Solder a short, stiff ground wire from the transverter board's ground plane to the radio board's ground foil. Now, solder a wire from the transverter's power input to the unused center pin on the radio's dc input connector. Solder another piece of wire into the male connector to allow you to turn on the transverter.

Install your SPDT 144-MHz RF switching relay in an open space near the other rear-panel connectors. (Mine uses and Omron G5Y-154P, which has a 12-V coil and sells for about $6 from Digi-Key, 800-DIGIKEY.) Route pieces of small coax from the relay to the transverter board's RF input and output pads. Don't use unshielded wires for these connections.

Connect another piece of coax to the relay's common port through the small hole in the bottom of the rear casting, in the same way as the 28-MHz transmitter-drive coax is routed through the top of the casting. Be sure to remove the tab from the rear center of the bottom cover before reinstalling it.

Using the relay contacts provided on the transverter, connect the 144-MHz TR relay to be switched when you go between transmit and receive on 2 meters.

Install a small SPDT relay near the point where the 28-MHz drive coax connects to the PC board. (Again, double-sided foam tape works fine.) Remove that coax from the board and solder its center conductor to this relay's normally-closed contact. Connect a 0.001-microfarad capacitor between the PC board pad where the coax was formerly connected, and the relay's common terminal. Now connect a short wire or a piece of small coax between the relay's normally-open terminal and the transverter's 28-MHz transmit drive input. (If the distance is more than 1/2 inch, use coax.)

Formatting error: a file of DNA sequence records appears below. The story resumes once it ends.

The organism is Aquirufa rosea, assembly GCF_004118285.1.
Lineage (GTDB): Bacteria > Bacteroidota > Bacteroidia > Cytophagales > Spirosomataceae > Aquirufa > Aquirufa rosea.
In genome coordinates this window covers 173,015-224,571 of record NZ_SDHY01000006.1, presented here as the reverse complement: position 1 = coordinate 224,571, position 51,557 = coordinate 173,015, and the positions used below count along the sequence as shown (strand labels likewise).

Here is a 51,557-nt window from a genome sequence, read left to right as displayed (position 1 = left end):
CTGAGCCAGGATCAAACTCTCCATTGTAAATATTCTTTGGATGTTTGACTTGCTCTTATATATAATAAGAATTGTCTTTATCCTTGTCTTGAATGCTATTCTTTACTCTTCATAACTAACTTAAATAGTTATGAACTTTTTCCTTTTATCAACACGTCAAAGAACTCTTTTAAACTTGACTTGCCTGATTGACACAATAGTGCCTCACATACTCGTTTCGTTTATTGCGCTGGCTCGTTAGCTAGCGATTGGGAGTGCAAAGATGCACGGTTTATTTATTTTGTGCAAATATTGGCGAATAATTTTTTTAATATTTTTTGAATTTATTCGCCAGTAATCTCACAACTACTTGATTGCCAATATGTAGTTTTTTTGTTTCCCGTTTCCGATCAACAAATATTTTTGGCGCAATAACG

Connect this relay's coil in parallel with the transverter power on the center pin of the radio's dc input connector. With this done, 28-MHz transmit drive is applied to the transverter when it's powered up, and to the coax heading out the back panel when it's not.

That wraps up the addition of 144 MHz to your HTX-100. Power up the radio and the transverter to make sure that you can communicate on 2 meters. Set the transmit attenuator on the transverter board so that the 144-MHz RF output is no more than 10 mW. If the S meter on the HTX-100 goes upscale when you power up the transverter, reduce the receive converter output on the transverter board using the transmit-IF potentiometer on the transverter board.


To increase the flexibility of this setup even more, I've added a 7-watt power amplifier to the radio/transverter combination so I can use it as a stand-alone 2-meter SSB rig during long trips. This amplifier is also available from Down East microwave in kit form. One caution: Although this amplifier is a great addition to the 144-28DCK, this combination doesn't meet FCC spectral purity requirements because the second harmonic isn't suppressed enough. Therefore, you should build or buy a filter to get the second harmonic under control. ICE in Indianapolis offers 2-meter band-pass filters, and Down East Microwave carries them. Fair Radio also has suitable filters from time to time.

Enjoy the newfound flexibility of your HTX-100!